Yes, straight bit first, and no, no tapering :cool:
 

kinverkid

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I've made quite a few of these drinks stands for fellow campers. This last two are made from what I think might be Douglas Fir. Reclaimed from stair treads from a Victorian house conversion. The third photograph is one I made last year. I added it because I didn't think to photograph the others with drinks props.P1070083.jpgP1070092.jpgP1000708 (2).JPG
 

Droogs

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well made @kinverkid Did you use metal hinges rather than make wooden ones just out of concerns over durability or for some other reason? And are the pointy bits just wood or do they have metal covers or pins?
 

kinverkid

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well made @kinverkid Did you use metal hinges rather than make wooden ones just out of concerns over durability or for some other reason? And are the pointy bits just wood or do they have metal covers or pins?
Thank you. It is because of durability. I now make the hinges from scratch with my cheap welder and brass rod for the peg. I know these often get left outside in all weathers so the metal ones stand up to the elements better. The one spike is a sharpening steel and the other is a long drill bit that had an extension braised to it by a previous owner. I sharpened them both to points and epoxy glued them in. The bottle openers I buy in packs of five.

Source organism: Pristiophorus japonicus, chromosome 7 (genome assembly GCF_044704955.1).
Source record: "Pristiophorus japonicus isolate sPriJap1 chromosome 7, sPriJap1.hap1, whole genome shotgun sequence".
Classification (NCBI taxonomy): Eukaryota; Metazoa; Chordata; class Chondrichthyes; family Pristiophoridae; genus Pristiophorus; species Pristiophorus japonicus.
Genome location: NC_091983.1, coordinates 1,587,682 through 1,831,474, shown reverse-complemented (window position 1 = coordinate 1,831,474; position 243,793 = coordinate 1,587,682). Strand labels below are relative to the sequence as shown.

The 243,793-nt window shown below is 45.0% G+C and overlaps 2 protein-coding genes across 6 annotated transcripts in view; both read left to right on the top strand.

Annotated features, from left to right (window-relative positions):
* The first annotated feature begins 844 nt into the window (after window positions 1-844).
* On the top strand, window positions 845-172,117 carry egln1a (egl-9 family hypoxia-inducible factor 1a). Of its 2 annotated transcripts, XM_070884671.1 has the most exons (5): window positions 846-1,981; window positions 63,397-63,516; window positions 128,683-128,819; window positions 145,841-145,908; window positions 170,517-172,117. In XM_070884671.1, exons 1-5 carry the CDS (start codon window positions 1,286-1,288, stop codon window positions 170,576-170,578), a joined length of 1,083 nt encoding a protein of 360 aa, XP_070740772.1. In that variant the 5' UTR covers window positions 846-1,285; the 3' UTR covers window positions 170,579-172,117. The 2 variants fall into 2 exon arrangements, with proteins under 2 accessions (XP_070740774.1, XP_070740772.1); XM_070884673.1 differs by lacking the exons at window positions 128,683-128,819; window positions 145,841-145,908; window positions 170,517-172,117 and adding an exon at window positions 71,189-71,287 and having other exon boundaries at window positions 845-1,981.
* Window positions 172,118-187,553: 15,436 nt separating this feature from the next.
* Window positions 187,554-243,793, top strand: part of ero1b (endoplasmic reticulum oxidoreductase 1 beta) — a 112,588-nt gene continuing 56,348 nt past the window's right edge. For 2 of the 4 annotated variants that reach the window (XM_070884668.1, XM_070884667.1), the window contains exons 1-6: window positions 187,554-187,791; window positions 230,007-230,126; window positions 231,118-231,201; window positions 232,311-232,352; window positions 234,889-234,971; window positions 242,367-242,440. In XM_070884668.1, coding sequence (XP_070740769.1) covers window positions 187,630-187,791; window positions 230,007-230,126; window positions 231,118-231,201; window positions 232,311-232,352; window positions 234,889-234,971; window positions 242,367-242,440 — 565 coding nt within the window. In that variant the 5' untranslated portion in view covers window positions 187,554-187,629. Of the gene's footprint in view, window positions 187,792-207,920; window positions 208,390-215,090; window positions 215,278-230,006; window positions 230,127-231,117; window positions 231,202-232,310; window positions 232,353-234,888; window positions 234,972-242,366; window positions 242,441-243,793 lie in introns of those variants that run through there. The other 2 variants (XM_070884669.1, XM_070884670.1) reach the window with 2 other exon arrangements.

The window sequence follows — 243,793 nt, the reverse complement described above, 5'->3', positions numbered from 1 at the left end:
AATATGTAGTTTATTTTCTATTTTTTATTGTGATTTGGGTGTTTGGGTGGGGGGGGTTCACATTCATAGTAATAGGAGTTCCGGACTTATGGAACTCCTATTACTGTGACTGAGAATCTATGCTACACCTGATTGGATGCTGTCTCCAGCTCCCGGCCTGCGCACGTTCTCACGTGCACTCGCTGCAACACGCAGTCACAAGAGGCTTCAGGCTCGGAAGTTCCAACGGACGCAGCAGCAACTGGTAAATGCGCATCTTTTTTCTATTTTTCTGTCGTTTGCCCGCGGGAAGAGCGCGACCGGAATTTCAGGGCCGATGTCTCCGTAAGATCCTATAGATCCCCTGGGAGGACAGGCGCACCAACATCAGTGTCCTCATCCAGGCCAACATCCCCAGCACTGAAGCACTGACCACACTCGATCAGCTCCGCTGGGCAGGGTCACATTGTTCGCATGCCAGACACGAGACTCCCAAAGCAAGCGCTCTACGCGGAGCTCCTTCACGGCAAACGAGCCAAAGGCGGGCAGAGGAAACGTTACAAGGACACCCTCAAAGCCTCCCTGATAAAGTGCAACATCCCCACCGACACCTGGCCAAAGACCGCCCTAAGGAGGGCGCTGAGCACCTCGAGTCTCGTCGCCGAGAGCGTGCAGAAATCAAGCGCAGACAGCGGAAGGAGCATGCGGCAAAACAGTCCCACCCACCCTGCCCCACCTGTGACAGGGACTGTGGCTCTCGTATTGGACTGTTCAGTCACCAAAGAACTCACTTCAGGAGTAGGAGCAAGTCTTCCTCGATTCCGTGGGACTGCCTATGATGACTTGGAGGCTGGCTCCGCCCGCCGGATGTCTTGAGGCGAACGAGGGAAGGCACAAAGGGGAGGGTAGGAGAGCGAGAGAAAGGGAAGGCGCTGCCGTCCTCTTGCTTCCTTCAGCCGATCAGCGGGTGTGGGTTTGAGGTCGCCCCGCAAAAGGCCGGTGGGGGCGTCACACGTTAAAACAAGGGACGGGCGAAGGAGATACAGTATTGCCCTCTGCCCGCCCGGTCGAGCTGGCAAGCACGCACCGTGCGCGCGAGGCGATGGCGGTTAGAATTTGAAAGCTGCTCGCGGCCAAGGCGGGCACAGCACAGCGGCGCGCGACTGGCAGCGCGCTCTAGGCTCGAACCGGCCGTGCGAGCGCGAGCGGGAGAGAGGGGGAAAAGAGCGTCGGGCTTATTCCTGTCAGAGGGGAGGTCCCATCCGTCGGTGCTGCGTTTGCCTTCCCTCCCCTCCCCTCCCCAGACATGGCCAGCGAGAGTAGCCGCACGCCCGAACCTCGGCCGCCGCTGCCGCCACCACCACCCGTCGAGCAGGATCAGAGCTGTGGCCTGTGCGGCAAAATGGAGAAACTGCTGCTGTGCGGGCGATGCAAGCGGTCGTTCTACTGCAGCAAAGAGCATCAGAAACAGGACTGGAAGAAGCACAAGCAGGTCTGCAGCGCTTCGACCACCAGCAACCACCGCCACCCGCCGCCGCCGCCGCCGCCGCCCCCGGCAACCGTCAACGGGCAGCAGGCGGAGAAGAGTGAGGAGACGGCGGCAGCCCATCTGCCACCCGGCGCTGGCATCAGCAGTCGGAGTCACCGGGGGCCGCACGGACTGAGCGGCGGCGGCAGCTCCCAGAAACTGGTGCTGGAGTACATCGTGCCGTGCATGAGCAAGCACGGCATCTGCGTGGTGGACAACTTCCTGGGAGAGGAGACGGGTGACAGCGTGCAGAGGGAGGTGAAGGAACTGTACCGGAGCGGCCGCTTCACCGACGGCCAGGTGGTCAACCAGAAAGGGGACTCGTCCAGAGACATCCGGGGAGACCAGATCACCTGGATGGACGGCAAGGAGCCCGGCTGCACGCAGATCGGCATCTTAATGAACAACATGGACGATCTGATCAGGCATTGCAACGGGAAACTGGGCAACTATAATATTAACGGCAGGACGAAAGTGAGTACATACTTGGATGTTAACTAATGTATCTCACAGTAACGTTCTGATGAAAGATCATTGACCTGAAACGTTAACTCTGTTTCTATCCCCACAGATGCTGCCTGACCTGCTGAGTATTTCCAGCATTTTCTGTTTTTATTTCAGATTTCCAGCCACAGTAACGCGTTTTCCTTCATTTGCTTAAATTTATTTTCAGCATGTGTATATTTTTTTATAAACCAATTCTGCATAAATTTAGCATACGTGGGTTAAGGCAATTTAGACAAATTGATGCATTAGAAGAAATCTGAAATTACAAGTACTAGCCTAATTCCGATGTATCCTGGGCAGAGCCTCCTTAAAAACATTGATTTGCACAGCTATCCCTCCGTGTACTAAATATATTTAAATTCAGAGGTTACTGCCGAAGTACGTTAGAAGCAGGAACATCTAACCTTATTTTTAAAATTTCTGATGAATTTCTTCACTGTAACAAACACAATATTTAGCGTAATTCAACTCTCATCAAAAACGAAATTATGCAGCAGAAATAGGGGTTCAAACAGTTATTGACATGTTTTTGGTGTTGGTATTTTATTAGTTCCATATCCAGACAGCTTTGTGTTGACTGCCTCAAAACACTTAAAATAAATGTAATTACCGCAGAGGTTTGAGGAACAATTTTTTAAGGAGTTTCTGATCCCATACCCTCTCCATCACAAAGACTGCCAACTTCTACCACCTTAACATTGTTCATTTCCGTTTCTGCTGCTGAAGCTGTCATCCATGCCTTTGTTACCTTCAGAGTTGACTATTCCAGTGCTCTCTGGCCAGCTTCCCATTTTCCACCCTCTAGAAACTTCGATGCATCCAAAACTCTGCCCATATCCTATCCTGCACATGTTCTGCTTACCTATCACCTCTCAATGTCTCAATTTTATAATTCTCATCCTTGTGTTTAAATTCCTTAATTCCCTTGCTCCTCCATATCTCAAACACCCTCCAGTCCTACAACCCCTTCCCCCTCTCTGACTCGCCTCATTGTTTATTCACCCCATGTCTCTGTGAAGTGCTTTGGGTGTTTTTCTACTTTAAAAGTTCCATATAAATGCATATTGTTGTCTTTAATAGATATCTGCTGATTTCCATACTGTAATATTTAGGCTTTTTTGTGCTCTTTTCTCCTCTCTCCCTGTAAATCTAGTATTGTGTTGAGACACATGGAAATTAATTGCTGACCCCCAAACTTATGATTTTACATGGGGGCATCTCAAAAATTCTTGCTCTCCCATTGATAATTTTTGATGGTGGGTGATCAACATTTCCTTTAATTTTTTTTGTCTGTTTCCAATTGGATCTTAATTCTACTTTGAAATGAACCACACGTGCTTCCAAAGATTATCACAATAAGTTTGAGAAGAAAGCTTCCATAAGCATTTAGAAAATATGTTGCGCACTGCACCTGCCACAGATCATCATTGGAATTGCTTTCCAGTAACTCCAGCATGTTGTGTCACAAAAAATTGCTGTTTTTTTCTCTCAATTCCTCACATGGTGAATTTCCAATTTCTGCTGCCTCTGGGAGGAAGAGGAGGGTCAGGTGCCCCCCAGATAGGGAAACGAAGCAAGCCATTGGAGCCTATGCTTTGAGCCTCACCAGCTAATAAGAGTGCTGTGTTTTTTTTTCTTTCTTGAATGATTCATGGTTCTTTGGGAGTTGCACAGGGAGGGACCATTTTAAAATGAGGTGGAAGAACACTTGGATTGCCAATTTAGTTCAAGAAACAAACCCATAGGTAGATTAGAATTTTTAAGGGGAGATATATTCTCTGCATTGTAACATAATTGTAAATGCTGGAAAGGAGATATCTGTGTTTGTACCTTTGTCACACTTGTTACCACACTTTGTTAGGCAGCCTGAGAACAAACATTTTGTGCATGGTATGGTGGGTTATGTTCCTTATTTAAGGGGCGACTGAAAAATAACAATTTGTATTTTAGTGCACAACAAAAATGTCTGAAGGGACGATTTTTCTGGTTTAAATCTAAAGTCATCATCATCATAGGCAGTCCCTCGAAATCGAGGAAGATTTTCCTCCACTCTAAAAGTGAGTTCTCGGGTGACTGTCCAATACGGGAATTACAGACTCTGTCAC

Gary
 

Lefley

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Thank you. It is because of durability. I now make the hinges from scratch with my cheap welder and brass rod for the peg. I know these often get left outside in all weathers so the metal ones stand up to the elements better. The one spike is a sharpening steel and the other is a long drill bit that had an extension braised to it by a previous owner. I sharpened them both to points and epoxy glued them in. The bottle openers I buy in packs of five.

Gary
That's a beautiful salad bowl. What wood is it?
big leaf maple Burl
 

pulleyt

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I was asked by my son to hang a new dartboard in his flat. He'd also bought a surround to catch the odd stray dart and was hoping the two items could go on one of the doors in his hallway, the only choice of where to hang the board in the flat. However, this would have put it a good 200 mm below regulation height. So I offered to make a pack-away stand - with lighting.

In an effort to keep costs down it's made from 2 x 4 CLS that I converted into 38 x 25 mm battens, a piece of 9mm MDF and cheap piano hinges.
This is it packed away for storage (1350 × 750 x 80mm).

Resize_20220115_180524_4745.jpg


And unfolded it looks like this.

Resize_20220115_180524_4065.jpg


The lights are USB rechargeable as there isn't a convenient mains point in the hallway and are mounted on short battens that bolt into the top corners of the backing board.